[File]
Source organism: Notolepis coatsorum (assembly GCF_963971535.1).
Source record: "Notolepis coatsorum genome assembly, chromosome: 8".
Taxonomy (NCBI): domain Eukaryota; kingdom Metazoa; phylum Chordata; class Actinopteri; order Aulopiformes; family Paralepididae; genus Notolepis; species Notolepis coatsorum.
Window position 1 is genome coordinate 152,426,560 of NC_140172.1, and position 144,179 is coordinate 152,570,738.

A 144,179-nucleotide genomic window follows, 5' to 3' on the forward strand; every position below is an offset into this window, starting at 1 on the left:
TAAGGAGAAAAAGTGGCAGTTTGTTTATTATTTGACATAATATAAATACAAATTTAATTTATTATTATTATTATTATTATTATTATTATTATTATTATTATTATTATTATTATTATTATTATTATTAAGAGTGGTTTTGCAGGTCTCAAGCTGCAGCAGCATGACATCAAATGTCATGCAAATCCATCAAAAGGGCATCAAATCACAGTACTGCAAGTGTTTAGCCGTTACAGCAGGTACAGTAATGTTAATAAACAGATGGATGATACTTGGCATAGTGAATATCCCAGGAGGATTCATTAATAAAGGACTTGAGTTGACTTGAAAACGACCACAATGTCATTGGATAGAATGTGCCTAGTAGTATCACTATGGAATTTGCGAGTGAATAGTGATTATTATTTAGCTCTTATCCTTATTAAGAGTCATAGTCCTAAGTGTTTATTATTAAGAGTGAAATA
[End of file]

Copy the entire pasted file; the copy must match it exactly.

Source organism: Notolepis coatsorum (assembly GCF_963971535.1).
Source record: "Notolepis coatsorum genome assembly, chromosome: 8".
Taxonomy (NCBI): domain Eukaryota; kingdom Metazoa; phylum Chordata; class Actinopteri; order Aulopiformes; family Paralepididae; genus Notolepis; species Notolepis coatsorum.
Window position 1 is genome coordinate 152,426,560 of NC_140172.1, and position 144,179 is coordinate 152,570,738.

A 144,179-nucleotide genomic window follows, 5' to 3' on the forward strand; every position below is an offset into this window, starting at 1 on the left:
TAAGGAGAAAAAGTGGCAGTTTGTTTATTATTTGACATAATATAAATACAAATTTAATTTATTATTATTATTATTATTATTATTATTATTATTATTATTATTATTATTATTATTATTATTATTATTAAGAGTGGTTTTGCAGGTCTCAAGCTGCAGCAGCATGACATCAAATGTCATGCAAATCCATCAAAAGGGCATCAAATCACAGTACTGCAAGTGTTTAGCCGTTACAGCAGGTACAGTAATGTTAATAAACAGATGGATGATACTTGGCATAGTGAATATCCCAGGAGGATTCATTAATAAAGGACTTGAGTTGACTTGAAAACGACCACAATGTCATTGGATAGAATGTGCCTAGTAGTATCACTATGGAATTTGCGAGTGAATAGTGATTATTATTTAGCTCTTATCCTTATTAAGAGTCATAGTCCTAAGTGTTTATTATTAAGAGTGAAATA